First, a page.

Part I: Sense and Sensibility, cont’d

Tonight I finished watching S&S81, starring Irene Richard as Elinor and Tracey Childs as Marianne.  Irene Richard will be familiar to fans of P&P80 because she plays Charlotte Lucas in that adaptation.  I’d said the other day that I preferred Ciaran Madden to Tracey Childs.  I may have said that because it’s been years since I’d last seen this adaptation, and had seen S&S71 twice since that last time, but I am more than happy to say that I have changed my mind.  Unlike Madden, Childs is the right age for the part (she was born in 1963 so she was around 17 when S&S81 was made), she’s very pretty and she does not get quite as hysterical as Madden.  Watching her say good-bye to the trees and grass at Norland is always entertaining, but it’s not as out-and-out bizarre as watching Madden say good-bye to the curtains.

If certain scenes from S&S81 sound familiar, it’s because they are.  This adaptation was written in part by Denis Constanduros — who wrote S&S71 and was also affiliated with Emma72 — and he seems to have copied-and-pasted entire pages of dialogue from one script to the other.  And, just as there were scenes in S&S71 that made me scratch my head, there are scenes here that do too.  One such scene in this miniseries is when Sir John Middleton tells the Dashwoods in Edward’s presence that the Miss Steeles are arriving for a visit at Barton Park.  There is another “huh?!?!” moment later on, when Lucy comes to visit Elinor in London the day after the dinner party at John and Fanny’s and Edward shows up.  In this adaptation, Elinor leaves the room to fetch Marianne, and we see Lucy and Edward alone.  I found this scene to be very awkward, and it certainly does not happen in the book.  The ending is very abrupt, and I was not impressed with Mrs. Dashwood and Marianne are practically rolling on the floor laughing when Edward tells them that Lucy and Robert have gone off and married.  And, for any P&P95 fangirls who are reading this, I am sure they will be most displeased to know that Colonel Brandon comes to Marianne’s bedroom during her recovery and they are left alone with the door closed.  I hope you don’t need any vinaigrette for those vapors that are likely afflicting you.  😉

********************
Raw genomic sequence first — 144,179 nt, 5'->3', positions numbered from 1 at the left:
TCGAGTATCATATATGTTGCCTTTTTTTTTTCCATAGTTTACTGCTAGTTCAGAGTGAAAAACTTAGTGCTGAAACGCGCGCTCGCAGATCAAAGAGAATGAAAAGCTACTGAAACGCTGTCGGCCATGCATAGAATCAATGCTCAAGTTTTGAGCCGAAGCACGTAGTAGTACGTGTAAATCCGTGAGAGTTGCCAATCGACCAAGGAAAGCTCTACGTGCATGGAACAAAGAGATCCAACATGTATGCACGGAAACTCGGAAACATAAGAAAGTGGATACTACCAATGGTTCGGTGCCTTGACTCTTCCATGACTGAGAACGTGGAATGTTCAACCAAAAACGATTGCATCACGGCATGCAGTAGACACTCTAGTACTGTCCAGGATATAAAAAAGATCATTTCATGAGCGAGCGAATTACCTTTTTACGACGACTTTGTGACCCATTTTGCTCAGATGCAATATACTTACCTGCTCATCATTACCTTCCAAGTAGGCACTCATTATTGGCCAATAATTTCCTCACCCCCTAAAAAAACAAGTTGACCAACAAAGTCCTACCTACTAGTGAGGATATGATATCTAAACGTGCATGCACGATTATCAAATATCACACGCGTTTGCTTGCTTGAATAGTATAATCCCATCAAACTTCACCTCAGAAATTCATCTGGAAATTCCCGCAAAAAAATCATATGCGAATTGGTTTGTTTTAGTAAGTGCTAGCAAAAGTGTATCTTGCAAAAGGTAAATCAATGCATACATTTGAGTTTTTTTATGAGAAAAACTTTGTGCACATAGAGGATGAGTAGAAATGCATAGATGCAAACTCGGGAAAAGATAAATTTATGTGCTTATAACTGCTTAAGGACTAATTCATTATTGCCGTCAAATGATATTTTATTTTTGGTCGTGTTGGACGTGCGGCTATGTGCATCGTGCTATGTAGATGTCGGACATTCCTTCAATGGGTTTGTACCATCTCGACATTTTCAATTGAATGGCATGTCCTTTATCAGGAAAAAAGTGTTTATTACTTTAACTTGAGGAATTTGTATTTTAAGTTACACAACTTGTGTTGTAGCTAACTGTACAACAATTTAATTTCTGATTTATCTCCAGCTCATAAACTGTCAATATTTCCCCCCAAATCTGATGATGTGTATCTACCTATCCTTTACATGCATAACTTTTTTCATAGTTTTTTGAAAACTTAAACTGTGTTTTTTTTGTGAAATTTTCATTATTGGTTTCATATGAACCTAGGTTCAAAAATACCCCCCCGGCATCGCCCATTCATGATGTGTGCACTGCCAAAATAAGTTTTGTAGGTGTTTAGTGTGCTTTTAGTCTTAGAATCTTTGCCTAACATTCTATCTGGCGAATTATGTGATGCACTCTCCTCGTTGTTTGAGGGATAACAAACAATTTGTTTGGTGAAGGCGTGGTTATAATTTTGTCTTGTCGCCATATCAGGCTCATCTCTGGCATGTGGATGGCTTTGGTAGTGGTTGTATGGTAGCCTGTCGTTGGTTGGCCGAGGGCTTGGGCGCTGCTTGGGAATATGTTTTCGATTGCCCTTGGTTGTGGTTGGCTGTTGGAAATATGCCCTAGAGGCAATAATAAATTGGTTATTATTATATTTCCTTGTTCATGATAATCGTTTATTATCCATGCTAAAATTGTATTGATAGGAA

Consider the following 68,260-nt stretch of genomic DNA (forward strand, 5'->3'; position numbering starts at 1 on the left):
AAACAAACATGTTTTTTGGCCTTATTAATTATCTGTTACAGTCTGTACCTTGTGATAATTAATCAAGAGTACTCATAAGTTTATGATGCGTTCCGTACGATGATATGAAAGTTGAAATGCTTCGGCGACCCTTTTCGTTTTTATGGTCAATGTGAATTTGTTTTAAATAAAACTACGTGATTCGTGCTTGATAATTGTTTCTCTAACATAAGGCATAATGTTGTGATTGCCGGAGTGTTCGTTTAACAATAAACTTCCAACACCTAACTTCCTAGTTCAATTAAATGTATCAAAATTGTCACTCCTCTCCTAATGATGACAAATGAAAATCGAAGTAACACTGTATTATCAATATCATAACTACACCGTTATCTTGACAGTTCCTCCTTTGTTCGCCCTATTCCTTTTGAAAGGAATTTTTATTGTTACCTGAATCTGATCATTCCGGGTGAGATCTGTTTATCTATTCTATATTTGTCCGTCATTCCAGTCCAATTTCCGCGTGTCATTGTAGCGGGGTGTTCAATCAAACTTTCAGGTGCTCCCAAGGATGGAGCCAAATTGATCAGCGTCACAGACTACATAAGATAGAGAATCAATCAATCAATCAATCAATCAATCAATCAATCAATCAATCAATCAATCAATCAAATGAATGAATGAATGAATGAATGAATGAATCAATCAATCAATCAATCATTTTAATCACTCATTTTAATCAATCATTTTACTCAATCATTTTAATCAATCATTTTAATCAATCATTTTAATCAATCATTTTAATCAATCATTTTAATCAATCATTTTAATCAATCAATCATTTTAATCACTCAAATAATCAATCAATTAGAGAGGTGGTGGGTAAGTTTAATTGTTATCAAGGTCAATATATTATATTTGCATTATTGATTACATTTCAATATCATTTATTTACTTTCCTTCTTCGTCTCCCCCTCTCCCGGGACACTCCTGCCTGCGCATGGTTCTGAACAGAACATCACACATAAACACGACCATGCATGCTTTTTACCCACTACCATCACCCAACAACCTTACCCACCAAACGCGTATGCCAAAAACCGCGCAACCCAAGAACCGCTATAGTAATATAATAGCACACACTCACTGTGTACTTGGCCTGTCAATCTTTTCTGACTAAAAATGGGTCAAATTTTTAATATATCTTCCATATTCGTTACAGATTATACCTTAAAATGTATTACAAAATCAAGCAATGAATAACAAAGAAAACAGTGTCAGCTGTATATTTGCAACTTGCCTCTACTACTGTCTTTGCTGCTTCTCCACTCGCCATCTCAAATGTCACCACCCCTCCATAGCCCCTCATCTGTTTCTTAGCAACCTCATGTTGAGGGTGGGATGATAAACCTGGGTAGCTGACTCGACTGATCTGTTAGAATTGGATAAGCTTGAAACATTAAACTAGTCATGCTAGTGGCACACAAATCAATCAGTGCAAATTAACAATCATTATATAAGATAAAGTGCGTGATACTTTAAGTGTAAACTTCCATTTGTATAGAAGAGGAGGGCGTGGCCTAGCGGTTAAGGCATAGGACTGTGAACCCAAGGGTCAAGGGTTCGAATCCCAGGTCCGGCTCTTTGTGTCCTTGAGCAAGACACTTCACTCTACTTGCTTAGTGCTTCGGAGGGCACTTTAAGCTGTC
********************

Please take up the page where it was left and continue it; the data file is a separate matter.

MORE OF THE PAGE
Once again, I liked this adaptation more than I had in the past.  I thought Richard and Childs and Robert Swann (as Brandon) gave fine performances, and the secondary characters are also rather well done (Fanny Dashwood’s hysterics when she learns of Lucy and Edward’s engagement are particularly hilarious).  But this Edward (played by a man with the unfortunate name of Bosco Hogan) didn’t make much of an impression me.  Maybe that’s because I am less than a week removed from seeing Robin Ellis in the role and I just loved his performance.  I had problems with Willoughby in part because he looked like he was wearing eyeliner.  Call me superficial, but I just found that way too distracting.

So, to wrap up this review, I recommend S&S81 to anyone who loves the book and is willing to overlook the sorry production values.